This Year’s Nutcracker Promises to be Magical

by Susie Potter


When the lights dim and the curtains open on Carolina Ballet’s production of the Nutcracker on Friday, December 18, one can expect many gasps and excited exclamations from all the children (and adults) in the audience. Now in its ninth season, this year’s performance of the Nutcracker promises to be even more elaborate and enchanting than those of years past.

Though what will happen on stage may seem like pure magic to the audience members, it is actually the culmination of months and months of hard work and planning that began in early September when over 200 children auditioned for a part in the production. Out of those 200, a lucky and dedicated 128 were chosen, and they have been rehearsing earnestly every weekend since September 26. Two casts, with 64 children in each, will take turns performing in the 14 productions of the Nutcracker that will take place over the holiday season. “In some cases, children even double up for two roles. The children are in the Party Scene of Act I; they are soldiers and mice in the battle scene; and truffles, Arabian attendants, and gingerbread cookies in Act II,” Elizabeth Parker, Assistant to the Artistic Director, of Carolina Ballet, said.

Though the majority of the dancing is done by professional dancers from Carolina Ballet, it is truly these hard working little ones that deserve the most applause. “The children all come from local ballet schools and in most cases have taken at least two or three years of dance. We spent a great deal of time picking out the best dancers for each role,” Parker said. The youngest child in the performance is only 6 years old, and Parker notes that there is a very little Party Boy who is “so smart that it’s hard to tell how old he is.” For the majority of the Party Boys, in fact, this is a first role in a professional production. The same is true for the 12 truffles and the three baby mice.

Nutcracker0208bAside from the impressiveness of these diligent young performers, elaborate costumes and the attention to detail that have gone into this performance are also to be admired. The press release that Carolina Ballet sent out this year boasts some astonishing figures: Over 150 costumes, made up of over 2500 yards of fabric, were designed for the production; The famous Waltz of the Flowers consists of over 190 hand-painted petals on 12 costumes, 51 buttons were hand-sewn onto 20 solider costumes; and the skirts of the snow dresses have been air-bushed layer by layer, to create the color seen on stage. When asked how such an elaborate production was made possible, Parker said, “When Robert Weiss, the show’s artistic director, first choreographed the show in 2001, we were starting from scratch, and he knew it would cost a great deal of money to make a world class production. He went to Progress Energy and asked if they would suport this effort, which they very generously did. In return, we have given two free performances for the school children of Wake County each year.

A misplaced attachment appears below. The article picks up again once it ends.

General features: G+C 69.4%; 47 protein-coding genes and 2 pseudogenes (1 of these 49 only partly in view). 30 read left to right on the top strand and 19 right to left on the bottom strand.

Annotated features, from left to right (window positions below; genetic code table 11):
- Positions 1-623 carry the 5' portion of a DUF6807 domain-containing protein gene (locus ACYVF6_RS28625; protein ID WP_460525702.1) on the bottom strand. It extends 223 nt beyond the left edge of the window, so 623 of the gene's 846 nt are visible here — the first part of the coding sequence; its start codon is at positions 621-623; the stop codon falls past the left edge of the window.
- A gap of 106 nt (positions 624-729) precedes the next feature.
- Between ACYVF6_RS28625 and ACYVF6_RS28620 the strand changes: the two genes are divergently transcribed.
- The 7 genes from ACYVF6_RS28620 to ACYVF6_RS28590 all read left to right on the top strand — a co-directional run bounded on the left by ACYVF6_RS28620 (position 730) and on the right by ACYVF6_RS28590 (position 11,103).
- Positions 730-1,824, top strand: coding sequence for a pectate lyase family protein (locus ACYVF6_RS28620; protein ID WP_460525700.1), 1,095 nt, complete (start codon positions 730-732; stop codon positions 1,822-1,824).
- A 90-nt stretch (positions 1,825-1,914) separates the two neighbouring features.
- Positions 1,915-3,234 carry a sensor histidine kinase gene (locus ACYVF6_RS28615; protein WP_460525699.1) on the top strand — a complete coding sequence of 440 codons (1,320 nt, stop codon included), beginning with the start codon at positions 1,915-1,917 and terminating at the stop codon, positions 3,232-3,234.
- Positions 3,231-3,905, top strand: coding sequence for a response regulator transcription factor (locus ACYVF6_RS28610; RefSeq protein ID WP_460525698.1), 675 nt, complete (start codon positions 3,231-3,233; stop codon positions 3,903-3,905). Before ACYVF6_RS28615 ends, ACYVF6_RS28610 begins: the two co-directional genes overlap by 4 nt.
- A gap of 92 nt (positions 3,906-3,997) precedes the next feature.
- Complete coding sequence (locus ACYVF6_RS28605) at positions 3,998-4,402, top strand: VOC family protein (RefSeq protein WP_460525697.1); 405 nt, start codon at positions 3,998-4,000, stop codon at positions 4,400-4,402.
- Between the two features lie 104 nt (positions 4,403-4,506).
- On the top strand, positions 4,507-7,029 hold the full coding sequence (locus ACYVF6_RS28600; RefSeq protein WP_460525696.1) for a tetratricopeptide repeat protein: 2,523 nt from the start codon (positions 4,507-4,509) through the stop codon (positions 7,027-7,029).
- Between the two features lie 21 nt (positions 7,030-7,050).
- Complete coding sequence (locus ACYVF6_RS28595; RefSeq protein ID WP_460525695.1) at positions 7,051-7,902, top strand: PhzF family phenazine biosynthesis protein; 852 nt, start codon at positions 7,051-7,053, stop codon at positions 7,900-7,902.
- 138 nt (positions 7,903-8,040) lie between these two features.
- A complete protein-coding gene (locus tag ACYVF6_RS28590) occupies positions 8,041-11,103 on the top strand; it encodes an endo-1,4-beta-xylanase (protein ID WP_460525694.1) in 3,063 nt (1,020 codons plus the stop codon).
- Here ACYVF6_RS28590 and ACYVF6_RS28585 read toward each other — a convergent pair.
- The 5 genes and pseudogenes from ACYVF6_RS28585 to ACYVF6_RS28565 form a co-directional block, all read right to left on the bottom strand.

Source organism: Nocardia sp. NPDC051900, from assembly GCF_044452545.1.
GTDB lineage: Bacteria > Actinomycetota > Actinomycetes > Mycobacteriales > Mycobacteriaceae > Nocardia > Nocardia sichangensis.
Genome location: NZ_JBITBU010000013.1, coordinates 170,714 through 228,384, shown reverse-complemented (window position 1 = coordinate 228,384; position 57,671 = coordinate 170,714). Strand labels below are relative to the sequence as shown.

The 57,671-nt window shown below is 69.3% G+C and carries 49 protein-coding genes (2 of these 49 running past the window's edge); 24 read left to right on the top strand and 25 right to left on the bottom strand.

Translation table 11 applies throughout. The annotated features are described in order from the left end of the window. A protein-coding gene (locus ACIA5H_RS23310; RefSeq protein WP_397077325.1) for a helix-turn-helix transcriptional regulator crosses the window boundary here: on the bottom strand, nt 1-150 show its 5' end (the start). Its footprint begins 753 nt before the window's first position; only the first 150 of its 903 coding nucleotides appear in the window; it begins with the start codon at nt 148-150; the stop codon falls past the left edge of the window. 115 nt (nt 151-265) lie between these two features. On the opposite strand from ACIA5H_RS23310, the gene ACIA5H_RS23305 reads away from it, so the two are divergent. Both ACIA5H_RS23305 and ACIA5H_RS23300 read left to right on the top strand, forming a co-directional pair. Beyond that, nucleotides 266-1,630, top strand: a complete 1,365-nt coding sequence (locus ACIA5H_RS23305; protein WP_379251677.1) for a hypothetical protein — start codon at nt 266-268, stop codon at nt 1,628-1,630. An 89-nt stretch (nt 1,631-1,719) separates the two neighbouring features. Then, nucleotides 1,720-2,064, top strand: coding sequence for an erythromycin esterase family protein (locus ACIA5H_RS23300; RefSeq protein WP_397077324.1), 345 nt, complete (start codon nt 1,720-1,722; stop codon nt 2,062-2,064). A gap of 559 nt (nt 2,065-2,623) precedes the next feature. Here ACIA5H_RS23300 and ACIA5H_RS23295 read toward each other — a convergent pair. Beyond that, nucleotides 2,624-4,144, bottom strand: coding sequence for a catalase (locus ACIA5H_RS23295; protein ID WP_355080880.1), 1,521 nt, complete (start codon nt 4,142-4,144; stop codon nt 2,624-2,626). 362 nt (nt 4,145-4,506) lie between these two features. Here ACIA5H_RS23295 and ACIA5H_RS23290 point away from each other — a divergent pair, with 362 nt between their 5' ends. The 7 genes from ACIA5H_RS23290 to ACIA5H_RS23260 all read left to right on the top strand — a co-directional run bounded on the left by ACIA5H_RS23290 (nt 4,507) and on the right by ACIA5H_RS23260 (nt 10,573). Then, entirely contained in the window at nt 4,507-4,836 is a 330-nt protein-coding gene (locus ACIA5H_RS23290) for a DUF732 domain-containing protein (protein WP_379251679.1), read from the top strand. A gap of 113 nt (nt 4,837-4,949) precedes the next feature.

Nutcracker-2It isn’t, however, the gorgeous costumes that Parker and the people of Carolina Ballet are most proud of. Though the choreography remains fresh and daunting, Parker states that she is most proud of the dancers who perform in the show. “Even though they have danced in Nutcracker for many years since they were children, the dancers treat it with a respect and a professionalism that really shows through show after show. The children have worked hard and add a great deal to the overall effect as well,” Parker said. And, what, for Parker, is the most memorable about this year’s show? “I am going to do a few shows aa the grandmother in the party scene. I have wanted to do this for several years and finally have the chance to be on the stage with the dancers with whom I have worked for many years,” Parker answered

The Nutcracker opens at Raleigh Memorial Auditorium of the Progress Energy Center on Friday, December 18 at 7:30 p.m. Other performances are Saturday, December 19 at 11:00 a.m., 3:00 p.m., and 7:30 p.m.; Sunday, December 20 at 2:00 p.m. and 6:00 p.m.; Tuesday, December 22 at 2:00 p.m. and 7:30 p.m.; Wednesday, December 23 at 2:00 p.m. and 7:30 p.m.; and Saturday, December 26 at 2:00 p.m. and 6:00 p.m; and Sunday, December 27 at 2:00 p.m. and 6:00 p.m. Tickets may be obtained by calling(919) 719-0900 or ticketmaster at 800 982 2787, and patrons are urged to order tickets in advance as they are going quickly.

By Susie Potter

Susie Potter is a 2009 graduate of Meredith College where she majored in English. She holds graduate degrees in teaching and American literature from North Carolina Statue University. In addition to her work for Triangle Arts and Entertainment, she is an award-winning author of short fiction. Works have appeared in The Colton Review, Raleigh Quarterly, Broken Plate Magazine, Big Muddy: A Journal of the Mississippi River Valley, the Chaffey Review, and Existere. For more information visit

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